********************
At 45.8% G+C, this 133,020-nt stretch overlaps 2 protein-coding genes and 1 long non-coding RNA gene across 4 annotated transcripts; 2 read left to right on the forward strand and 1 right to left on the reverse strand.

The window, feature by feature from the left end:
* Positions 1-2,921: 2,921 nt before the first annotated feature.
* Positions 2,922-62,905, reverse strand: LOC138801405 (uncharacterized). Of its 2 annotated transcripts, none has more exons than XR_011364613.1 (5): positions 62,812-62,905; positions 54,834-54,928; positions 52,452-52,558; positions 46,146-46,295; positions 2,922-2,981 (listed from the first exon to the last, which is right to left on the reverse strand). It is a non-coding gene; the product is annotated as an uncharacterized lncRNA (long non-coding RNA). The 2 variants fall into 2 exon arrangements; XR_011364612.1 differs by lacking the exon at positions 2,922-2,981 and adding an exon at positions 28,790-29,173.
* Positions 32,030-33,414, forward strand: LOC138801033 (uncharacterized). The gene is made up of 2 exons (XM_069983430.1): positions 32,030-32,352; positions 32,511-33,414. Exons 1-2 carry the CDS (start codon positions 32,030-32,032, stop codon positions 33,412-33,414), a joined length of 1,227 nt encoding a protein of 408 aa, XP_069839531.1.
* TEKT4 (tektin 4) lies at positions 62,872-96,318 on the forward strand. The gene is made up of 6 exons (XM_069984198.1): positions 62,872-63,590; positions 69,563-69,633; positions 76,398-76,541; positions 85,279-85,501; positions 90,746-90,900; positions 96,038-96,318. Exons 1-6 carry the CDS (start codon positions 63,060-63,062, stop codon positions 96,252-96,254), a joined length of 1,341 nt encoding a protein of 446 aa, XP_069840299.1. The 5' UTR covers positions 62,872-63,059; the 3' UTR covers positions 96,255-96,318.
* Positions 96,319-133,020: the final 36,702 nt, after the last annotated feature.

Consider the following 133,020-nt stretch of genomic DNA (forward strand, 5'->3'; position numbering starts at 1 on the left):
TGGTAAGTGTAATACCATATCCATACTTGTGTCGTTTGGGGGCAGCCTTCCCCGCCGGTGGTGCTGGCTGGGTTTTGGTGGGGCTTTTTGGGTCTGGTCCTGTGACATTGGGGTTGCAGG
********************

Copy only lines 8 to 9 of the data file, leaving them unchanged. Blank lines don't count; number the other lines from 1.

Consider the following 133,020-nt stretch of genomic DNA (forward strand, 5'->3'; position numbering starts at 1 on the left):
TGGTAAGTGTAATACCATATCCATACTTGTGTCGTTTGGGGGCAGCCTTCCCCGCCGGTGGTGCTGGCTGGGTTTTGGTGGGGCTTTTTGGGTCTGGTCCTGTGACATTGGGGTTGCAGG